Fly Tying Recipe:
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Hook: #14 Daiichi 1160
Beads: Purple and red 7/64″ Umpqua Radiant Tungsten Beads
Thread: Red 14/0 Veevus
Tag: Thread coated with Solarez Bone Dry
Tail: Purple Turkey Biot
Ribbing: 1/100″ Opal Mirage Lateral Scale
Abdomen: Purple Nature’s Spirit Emergence Dubbing
Collar: Whiting coq de León hen saddle fibers, spun in a loop using the same dubbing as the abdomen
Horns: Purple turkey biot
It’s no secret that I am inspired by great materials, whether it’s a beautiful piece of deer or elk hair, an exciting new dubbing blend, or a patch of feathers. Some materials just beg to be used, and it’s my job to figure out how to best use them.
When I first encountered Whiting Farms coq de León hen saddles, I was blown away by their outstanding mottling, perfect shape, huge color range, and extreme webbiness. These hen feathers share no traits with the long, stiff, glassy fibered feathers from coq de León roosters.
Coq de León hen saddles are about three or four times the size of Indian hen saddles, and the feathers themselves are much larger as well.
The longer length of the fibers makes them a lot easier to work with for the somewhat obvious uses of tails and legs on nymph patterns, but the downside to this large size and long length is I’ve always felt like I was missing out on using them on a conventionally wrapped soft-hackle collar. While the webbiness, fiber thickness, and variegation all hit the top of the list for a nice soft hackle feather, their extreme fiber length ruled them out for anything except fairly large streamer patterns.
I brewed this conundrum around in my head for a long time before I discovered a method that would allow me to use these perfect fibers in a downsized application.
As it turns out, the answer to using these longer-fibered feathers in smaller patterns was right in front of me—steelheaders have been doing it forever. Many modern steelhead flies are tied using dubbing loops loaded with long ostrich, rhea, and pheasant fibers to create a wrappable thread loop in lieu of the inherently thick and stiff center quill these larger feathers all share.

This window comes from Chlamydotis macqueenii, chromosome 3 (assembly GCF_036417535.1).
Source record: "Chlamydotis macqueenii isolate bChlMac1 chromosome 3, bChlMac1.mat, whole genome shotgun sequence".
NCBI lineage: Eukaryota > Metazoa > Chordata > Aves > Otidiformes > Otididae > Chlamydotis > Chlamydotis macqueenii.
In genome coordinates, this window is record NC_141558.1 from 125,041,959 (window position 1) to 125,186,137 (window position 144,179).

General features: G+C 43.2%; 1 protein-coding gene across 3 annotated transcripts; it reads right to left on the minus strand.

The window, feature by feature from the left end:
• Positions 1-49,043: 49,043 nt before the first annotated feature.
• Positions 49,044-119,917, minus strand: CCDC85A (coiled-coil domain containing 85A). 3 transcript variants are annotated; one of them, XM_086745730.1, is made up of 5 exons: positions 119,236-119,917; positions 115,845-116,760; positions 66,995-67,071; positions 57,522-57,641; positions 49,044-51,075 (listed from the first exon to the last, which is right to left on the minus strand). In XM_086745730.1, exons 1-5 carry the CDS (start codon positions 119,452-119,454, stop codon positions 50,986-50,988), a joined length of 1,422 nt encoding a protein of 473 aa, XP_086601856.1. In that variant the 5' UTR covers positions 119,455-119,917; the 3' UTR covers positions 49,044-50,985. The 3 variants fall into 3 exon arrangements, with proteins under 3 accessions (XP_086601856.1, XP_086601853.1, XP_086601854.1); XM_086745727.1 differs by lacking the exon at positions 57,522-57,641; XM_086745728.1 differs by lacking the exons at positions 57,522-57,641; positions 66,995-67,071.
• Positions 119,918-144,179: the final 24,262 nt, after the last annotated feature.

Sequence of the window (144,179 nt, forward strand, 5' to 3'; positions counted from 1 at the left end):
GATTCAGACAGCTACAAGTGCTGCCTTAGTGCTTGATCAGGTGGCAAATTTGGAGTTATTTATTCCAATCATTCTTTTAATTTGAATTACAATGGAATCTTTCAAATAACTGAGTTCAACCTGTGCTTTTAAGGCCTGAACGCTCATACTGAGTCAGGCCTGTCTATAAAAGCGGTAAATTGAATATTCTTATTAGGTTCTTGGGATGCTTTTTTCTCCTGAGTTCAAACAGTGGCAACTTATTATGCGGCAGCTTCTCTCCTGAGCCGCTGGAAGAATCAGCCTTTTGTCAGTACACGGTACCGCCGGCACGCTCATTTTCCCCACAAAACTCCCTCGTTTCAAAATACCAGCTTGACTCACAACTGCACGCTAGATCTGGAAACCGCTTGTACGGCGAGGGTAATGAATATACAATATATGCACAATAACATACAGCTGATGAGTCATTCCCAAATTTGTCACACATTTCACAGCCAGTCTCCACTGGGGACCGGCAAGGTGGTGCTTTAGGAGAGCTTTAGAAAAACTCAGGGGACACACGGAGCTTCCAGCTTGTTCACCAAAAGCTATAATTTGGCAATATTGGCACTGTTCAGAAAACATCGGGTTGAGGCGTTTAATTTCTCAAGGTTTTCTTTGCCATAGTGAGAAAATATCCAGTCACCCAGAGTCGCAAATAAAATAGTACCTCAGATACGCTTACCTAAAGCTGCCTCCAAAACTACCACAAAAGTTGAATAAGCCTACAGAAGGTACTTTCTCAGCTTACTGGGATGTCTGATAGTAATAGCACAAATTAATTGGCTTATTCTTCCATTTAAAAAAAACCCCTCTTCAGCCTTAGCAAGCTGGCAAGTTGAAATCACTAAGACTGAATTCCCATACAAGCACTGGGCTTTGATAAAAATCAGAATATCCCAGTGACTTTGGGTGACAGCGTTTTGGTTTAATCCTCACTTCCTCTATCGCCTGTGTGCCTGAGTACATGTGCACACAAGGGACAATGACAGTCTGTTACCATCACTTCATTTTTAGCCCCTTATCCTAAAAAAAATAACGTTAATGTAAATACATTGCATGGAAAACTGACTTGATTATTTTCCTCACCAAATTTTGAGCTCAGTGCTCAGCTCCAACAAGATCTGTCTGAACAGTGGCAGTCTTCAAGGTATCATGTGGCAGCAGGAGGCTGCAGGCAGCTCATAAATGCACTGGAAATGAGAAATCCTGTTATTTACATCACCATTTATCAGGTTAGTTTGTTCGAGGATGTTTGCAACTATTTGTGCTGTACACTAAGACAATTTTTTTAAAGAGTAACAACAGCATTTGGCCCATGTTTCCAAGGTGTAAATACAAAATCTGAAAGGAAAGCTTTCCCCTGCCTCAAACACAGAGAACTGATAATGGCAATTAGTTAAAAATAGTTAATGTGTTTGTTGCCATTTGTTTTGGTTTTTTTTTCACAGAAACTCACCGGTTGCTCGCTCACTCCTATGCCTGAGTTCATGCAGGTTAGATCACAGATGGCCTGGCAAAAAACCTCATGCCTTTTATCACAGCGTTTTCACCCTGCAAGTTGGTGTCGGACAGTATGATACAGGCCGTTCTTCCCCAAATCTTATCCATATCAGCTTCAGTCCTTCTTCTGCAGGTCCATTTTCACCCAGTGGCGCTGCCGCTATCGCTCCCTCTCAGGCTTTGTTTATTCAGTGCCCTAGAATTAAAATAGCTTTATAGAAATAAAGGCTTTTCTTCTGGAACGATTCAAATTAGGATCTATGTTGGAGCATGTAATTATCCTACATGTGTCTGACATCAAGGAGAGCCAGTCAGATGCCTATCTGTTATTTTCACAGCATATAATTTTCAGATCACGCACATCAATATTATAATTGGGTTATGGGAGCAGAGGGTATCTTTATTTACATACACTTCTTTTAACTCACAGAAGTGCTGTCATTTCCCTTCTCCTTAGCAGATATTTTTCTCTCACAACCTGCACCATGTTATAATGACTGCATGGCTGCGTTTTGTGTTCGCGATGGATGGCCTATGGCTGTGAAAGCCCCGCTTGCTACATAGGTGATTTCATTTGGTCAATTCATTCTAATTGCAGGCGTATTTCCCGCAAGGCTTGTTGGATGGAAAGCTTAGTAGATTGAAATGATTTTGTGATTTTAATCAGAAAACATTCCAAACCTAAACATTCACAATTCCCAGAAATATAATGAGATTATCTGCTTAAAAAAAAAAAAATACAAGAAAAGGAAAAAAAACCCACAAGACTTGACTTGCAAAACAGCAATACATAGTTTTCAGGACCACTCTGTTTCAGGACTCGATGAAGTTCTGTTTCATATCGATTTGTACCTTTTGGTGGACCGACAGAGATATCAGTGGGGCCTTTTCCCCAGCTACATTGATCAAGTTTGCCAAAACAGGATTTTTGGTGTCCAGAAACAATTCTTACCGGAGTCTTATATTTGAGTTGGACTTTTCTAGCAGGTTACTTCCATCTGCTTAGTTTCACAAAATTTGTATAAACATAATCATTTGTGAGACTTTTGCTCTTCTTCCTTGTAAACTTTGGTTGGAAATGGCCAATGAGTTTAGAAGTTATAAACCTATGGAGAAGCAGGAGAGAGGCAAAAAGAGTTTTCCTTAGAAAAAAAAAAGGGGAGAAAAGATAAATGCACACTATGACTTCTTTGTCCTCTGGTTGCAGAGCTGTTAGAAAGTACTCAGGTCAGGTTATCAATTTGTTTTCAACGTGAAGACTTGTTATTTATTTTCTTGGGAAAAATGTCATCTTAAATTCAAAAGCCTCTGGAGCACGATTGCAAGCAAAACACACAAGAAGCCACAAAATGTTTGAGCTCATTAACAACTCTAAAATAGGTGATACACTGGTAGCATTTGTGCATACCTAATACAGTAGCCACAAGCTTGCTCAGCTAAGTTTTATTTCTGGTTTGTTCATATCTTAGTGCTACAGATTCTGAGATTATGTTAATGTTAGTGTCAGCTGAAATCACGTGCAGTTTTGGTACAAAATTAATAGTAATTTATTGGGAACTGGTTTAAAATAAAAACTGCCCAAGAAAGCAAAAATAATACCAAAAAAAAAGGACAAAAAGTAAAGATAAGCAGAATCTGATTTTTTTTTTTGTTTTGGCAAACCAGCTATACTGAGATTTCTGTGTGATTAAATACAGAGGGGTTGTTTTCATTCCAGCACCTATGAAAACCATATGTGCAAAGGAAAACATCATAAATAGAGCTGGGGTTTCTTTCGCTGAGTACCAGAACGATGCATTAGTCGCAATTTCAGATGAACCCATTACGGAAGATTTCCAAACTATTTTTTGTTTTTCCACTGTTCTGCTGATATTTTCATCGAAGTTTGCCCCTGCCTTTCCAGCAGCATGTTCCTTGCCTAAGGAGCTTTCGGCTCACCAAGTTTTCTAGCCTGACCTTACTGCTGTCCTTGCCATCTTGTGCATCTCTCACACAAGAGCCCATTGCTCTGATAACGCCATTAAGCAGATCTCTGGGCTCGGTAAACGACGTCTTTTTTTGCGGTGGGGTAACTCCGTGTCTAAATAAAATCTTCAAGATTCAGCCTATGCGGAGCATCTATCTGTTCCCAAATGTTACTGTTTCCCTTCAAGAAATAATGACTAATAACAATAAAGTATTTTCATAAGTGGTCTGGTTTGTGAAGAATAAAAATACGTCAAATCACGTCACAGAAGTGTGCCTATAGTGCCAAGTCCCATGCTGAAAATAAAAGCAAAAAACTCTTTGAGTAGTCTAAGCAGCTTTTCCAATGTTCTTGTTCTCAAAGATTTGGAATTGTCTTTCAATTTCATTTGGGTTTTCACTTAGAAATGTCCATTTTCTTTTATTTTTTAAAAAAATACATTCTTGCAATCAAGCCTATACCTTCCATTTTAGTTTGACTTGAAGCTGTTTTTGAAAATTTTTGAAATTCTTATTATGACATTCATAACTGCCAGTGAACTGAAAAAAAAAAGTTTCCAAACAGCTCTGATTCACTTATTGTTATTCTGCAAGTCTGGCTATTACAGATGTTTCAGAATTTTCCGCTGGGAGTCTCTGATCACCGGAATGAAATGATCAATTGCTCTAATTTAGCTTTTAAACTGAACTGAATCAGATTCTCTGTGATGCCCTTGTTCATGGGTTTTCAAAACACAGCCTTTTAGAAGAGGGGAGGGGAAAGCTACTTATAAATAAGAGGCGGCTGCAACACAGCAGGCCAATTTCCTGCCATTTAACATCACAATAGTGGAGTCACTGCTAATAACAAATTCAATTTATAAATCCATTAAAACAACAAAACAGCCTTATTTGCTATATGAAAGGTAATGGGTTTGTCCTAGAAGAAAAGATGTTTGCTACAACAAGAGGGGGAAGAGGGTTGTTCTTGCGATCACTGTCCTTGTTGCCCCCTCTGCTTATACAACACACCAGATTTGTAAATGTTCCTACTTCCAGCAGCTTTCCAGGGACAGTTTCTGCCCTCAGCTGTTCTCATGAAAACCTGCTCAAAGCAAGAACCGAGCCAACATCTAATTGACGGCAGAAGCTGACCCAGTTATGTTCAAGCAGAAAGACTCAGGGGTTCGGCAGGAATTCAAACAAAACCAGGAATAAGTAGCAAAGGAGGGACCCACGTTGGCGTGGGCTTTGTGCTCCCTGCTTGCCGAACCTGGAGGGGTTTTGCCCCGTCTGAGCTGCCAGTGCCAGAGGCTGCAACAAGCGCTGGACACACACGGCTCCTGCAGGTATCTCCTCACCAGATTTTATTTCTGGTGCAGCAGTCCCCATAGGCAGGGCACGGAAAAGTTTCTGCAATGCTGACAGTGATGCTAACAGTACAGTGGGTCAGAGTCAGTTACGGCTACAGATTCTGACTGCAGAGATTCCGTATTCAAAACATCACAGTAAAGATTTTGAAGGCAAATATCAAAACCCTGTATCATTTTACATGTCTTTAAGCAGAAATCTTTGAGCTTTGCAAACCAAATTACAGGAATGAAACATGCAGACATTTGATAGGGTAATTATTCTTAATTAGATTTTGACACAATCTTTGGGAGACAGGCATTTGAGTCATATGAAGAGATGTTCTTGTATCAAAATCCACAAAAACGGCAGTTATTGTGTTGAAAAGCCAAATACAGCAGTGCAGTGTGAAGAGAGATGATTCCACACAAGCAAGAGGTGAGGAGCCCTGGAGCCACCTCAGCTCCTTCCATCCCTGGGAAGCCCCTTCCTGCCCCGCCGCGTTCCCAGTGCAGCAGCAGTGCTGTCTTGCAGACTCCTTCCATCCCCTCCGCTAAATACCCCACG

Extrapolating this idea to smaller flies—where I wanted to downsize the fiber length and collar size to match the hooks—was, I thought, an easy transference. My idea was to simply cut some of the coq de León hen fibers to the proper length, and insert them into a dubbing loop to create my own thread-centered feather, custom cut to size and density.
In practice, this process turned out to be a test of steadiness and patience, and in the end it’s just too complicated to be viable. Only when I inadvertently placed some of the cut-to-length fibers on top of a small trace of dubbing did I discover the healing powers of this adapted compound loop trick.
The dubbing fibers act as a vehicle to help transfer the tenuously married hackle fibers into the dubbing loop without allowing them to separate or fall out. The tiny amount of dubbing that ends up in the actual loop also adds density and color to the collar of the pattern without being overwhelming.
Further experimentation resulted in collars made with mixed colors, the ability to vary the length of the fibers in the same loop, and carefully selected dubbing colors and textures to add to the finished effect.